Two new developments this past year have made it easier for employers to sue employees in federal court for stealing data from company computers. The most recent is the U.S. Court of Appeals for the Ninth Circuit’s July decision in U.S. v. Nosal interpreting what it means to access a company computer “without authorization” under the Computer Fraud and Abuse Act (CFAA), the federal computer criminal statute. 18 U.S.C. 1030. The other development is the May amendment to the Economic Espionage Act (EEA), the federal criminal trade secrets act, permitting companies to file a federal civil action against individuals who steal the company’s competitively sensitive data. 18 U.S.C. 1831, et. seq.
A recent ruling shows that plaintiffs must act fast when using a federal criminal statute for a civil suit.
The U.S. Court of Appeals for the Second Circuit in August addressed the proper application of the statute of limitations to a civil action—in the context of allegations of malicious statements made on the Internet over a broken romance and sexual misconduct—brought under the federal computer crime statute, the Computer Fraud and Abuse Act (CFAA). The case was Sewell v. Bernardin.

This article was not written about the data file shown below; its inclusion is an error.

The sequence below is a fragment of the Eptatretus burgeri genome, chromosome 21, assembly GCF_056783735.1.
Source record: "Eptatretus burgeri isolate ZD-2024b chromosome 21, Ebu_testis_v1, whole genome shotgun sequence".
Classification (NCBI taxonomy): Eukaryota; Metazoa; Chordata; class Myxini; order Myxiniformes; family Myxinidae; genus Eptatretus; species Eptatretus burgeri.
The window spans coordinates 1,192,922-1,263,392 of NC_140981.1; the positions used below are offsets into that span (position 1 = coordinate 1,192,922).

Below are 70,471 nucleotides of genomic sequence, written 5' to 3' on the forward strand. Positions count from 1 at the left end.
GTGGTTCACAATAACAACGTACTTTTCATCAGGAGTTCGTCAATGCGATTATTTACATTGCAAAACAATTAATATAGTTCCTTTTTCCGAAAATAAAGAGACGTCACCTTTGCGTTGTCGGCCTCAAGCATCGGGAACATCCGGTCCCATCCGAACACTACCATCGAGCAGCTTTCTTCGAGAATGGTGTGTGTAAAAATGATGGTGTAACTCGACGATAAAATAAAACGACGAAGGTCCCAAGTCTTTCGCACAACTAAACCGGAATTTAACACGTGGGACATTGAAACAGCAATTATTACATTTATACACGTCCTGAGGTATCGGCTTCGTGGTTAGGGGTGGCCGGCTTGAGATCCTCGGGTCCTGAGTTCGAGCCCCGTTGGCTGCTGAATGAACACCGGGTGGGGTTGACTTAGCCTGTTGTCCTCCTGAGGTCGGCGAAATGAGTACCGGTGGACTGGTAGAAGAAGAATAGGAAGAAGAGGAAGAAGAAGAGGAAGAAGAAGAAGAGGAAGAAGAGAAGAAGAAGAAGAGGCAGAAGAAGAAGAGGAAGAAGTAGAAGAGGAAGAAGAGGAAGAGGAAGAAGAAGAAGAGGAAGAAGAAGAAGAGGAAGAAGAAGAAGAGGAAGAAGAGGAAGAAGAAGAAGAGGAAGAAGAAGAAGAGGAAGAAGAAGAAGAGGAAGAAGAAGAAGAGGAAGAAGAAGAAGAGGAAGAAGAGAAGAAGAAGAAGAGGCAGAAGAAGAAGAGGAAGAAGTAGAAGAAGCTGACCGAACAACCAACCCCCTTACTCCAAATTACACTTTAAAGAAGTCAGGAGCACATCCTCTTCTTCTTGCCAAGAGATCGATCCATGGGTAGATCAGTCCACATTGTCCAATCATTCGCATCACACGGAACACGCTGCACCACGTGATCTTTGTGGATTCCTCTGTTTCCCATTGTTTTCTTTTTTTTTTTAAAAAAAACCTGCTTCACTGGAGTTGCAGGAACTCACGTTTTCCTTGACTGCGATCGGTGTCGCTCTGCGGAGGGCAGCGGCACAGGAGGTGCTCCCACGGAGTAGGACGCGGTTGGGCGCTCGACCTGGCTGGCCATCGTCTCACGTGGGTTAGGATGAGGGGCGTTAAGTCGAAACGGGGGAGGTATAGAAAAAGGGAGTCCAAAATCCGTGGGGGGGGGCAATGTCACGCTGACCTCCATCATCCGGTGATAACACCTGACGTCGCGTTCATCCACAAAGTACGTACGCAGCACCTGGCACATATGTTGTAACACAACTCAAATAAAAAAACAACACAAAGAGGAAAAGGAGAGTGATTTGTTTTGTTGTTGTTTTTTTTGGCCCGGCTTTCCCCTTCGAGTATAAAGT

In Liberty Media Holdings, LLC. v. Does 1-59, 2011 WL 292128 *3 (S.D.Cal. Jan. 25, 2011) unknown individuals hacked into Liberty Media Holdings’ web servers and obtained “certain motion pictures” that it “reproduced and distributed . . . onto their local hard drives and other storage devices.” Not knowing the identity of these hackers Liberty… Read More
A federal court in San Jose California last week permitted SolarBridge Technologies, Inc. (“SolarBridge”) to serve subpoenas on Yahoo, Google and various Internet Service Providers to identify the sender of an email containing SolarBridge’s confidential and trade secret protected data including schematics and other product designs of current and future products. SolarBridge Technologies, Inc. v…. Read More
The question was answered this week by a federal district court in Connecticut in the case of GWA, LLC v. Cox Communications, Inc. and John Doe, 2010 WL 1957864 (D.Conn. May 17, 2010). When the company computer is hacked, the only evidence that is usually available on the hacked computer to identify the hacker is… Read More